December 7, 2004
Although India had a heavily socialist economy for much of the past few decades, the country has experienced remarkable growth since the opening of its economy in the early 1990s.
In 1999 political developments opened the country's economy even further to foreign direct investment and paved the way for several major privatizations. According to The Economist, the country's gross domestic product grew 3.95 percent in 2000, 5.14 percent in 2001, 4.59 percent in 2002, and 8.10 percent in 2003, and it predicts 6.1 percent growth for the country's 2004/2005 fiscal year. In the September 2004 World Economic Outlook, the International Monetary Fund projects that India's economy will grow 6.4 percent in 2004 and 6.7 percent in 2005.
According to Economic Survey 2003-2004, which is published by the Indian government's Ministry of Finance, several industry segments have experienced significant growth during the last four years (see Sidebar). Many of these industries rely heavily on tubular products.
Growth by Industry Sector
|Mining & Quarrying||2.4||2.2||8.8||4|
& Water Supply
The Indian tube industry can be classified into the following four major categories: standard tubes; seamless tubes; precision tubes; and large-diameter, spiral-welded tubes. The Indian tube market currently requires an estimated 1.5 million tons of tube products annually, and the demand is projected to grow at an annual growth rate (AGR) of 3 percent. The largest demand comes from the standard tube category, while the domestic need for precision tube is approximately 300,000 tons annually with an anticipated increase at an AGR of 7 percent. The demand for seamless tubes is estimated at 150,000 tons.
One way to break into this growing market is to exhibit at a tradeshow. Preparations for trade-show participation in the U.S. and Europe can be complex, but exhibiting at a trade fair in India is often considered to be extremely problematic and complicated-and might keep prospective exhibitors away from this important market. However, with the appropriate trade show organizer and a few guidelines, companies can have a pleasant and successful experience exhibiting in India.
The Hyderabad International Trade Exposition Center (HITEX) was inaugurated in January 2003. The country's most modern venue for international trade fairs and exhibitions, it was designed by German architects and built on the concept of a German fairgrounds. It is strategically located in the city of Hyderabad and provides exhibitors with world-class infrastructure and service.
Situated on 100 acres, the exhibition center consists of three air-conditioned halls each with 37,600 square feet of exhibit space; a 353,200-sq.-ft. open exhibit area for large machinery; and a trade fair office building with meeting rooms, media center, and a VIP lounge. This office building has a business center, restaurant, travel center, ATMs, and car rental agencies.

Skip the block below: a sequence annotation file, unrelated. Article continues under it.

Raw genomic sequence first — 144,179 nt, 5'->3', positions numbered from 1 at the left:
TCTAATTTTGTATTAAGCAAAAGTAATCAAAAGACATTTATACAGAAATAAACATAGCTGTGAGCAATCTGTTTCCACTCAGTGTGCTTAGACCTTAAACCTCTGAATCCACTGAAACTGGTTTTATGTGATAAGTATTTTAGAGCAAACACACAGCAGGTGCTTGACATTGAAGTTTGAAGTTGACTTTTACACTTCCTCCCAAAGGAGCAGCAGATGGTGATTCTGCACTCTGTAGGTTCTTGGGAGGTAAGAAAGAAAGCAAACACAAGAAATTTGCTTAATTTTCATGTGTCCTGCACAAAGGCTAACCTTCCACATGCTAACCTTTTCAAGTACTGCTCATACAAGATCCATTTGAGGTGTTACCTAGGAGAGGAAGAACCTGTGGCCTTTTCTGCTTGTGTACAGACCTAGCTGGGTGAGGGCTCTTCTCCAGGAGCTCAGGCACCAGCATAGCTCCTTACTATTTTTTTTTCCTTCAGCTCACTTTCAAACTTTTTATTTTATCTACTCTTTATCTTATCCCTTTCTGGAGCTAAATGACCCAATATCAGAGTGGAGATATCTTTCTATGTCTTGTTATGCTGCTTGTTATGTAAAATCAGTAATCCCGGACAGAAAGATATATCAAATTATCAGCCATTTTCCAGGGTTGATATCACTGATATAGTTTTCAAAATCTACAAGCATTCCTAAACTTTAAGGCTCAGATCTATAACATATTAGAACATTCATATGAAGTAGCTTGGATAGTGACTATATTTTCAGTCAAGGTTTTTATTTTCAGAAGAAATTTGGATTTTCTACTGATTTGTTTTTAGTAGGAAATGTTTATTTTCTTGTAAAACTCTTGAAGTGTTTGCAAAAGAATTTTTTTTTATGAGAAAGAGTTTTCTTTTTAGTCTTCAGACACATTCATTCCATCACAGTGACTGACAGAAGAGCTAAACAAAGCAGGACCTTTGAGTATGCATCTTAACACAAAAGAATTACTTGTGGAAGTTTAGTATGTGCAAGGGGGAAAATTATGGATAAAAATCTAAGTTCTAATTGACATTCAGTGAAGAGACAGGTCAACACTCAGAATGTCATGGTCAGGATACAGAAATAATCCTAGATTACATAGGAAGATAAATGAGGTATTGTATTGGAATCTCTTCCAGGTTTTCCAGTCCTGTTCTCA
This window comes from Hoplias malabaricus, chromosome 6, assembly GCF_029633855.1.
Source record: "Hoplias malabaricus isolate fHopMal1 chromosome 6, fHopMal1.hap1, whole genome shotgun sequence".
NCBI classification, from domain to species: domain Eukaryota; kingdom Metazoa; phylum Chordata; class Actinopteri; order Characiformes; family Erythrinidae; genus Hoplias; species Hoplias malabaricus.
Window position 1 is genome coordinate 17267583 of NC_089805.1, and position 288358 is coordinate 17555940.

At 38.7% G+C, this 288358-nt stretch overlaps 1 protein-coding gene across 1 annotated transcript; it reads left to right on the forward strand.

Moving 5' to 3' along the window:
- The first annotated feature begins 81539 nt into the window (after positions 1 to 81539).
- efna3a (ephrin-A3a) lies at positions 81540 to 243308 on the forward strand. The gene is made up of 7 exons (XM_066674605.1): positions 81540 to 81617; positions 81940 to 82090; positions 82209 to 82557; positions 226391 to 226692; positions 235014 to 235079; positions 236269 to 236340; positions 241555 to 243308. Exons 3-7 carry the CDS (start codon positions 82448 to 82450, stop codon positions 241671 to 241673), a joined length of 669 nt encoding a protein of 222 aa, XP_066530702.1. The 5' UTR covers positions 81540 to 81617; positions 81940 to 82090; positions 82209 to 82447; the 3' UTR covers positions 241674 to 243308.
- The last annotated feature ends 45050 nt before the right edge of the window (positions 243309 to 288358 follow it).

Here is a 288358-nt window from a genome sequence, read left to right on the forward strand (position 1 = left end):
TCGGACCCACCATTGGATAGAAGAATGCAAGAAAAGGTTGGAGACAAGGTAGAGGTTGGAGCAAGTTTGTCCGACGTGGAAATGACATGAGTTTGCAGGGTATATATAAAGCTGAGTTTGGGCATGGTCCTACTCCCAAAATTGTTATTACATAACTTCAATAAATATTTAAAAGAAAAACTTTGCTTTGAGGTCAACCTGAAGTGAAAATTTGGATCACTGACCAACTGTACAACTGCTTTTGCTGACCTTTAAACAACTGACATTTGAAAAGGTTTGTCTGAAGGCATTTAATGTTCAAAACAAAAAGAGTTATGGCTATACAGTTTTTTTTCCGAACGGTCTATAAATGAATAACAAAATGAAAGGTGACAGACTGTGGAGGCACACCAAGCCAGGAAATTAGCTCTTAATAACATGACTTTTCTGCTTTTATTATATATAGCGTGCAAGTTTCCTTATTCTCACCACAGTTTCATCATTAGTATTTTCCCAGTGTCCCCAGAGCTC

Each of the halls is a column-free structure located at ground level. The halls are self-sufficient with amenities such as power, water, telecommunications, and compressed air.
City of Hyderabad. As the capital of the state Andhra Pradesh, Hyderabad is the fifth-largest cosmopolitan city in India and one of the fastest-developing cities in this country. Hyderabad is rich in culture, offering a unique combination of history and industrial growth-a city in which tradition and technology coexist.
The city is a flourishing commercial and industrial center with a population of about 7 million people. It offers optimal infrastructure, U.S. hotel chains (including Sheraton, Holiday Inn, and Best Western), as well as a variety of restaurants and shopping opportunities for every taste.
Messe Düsseldorf's Office in India. In 2000 German trade fair organizers Messe Düsseldorf and Kólnmesse International GmbH (Messe Cologne) established the joint subsidiary CIDEX Trade Fairs Pvt. Ltd. in India. Having its own company allows Messe Düsseldorf and Messe Cologne to work in cooperation with Indian partners and allows the two companies to organize their own trade fairs in India. CIDEX has direct access to Indian companies and joint-venture corporations. CIDEX also helps to reduce problems with currency, customs, and import.
Tube India 2005, 2nd All India & Arabian Exhibition and Conference for the Tube and Pipe Industries, will be held Feb. 18-20, 2005, at HITEX in Hyderabad. The event will be sponsored by the International Tube Association (ITA), whose membership in India represents one of the largest national groups of tube and pipe technologists. The main exhibit product categories at Tube India 2005 will be tube and pipe manufacturing, raw materials and accessories, tube manufacturing machinery, tools and auxiliaries, forming and welding, casting and forging, as well as used machinery, test engineering, and measuring and control technology.
In addition, ITA will organize a technical conference, "Welding Technologies for Manufacturing and Processing Auto, Energy, and Structural Tubulars," to be held Feb. 17 and 18.
Following are some tips for participating in a trade fair organized by CITEX in Hyderabad.
Before the tradeshow starts:
At the tradeshow:
Anne Meerboth-Maltz is senior director of public relations, Messe Düsseldorf North America, 150 N. Michigan Ave., Suite 2920, Chicago, IL 60601, 312-781-5180, fax 312-781-5188, firstname.lastname@example.org, www.mdna.com.
For more information and to register for ITA's technical conference, contact Phillip Knight at email@example.com.
TPJ - The Tube & Pipe Journal® became the first magazine dedicated to serving the metal tube and pipe industry in 1990. Today, it remains the only North American publication devoted to this industry and it has become the most trusted source of information for tube and pipe professionals. Subscriptions are free to qualified tube and pipe professionals in North America.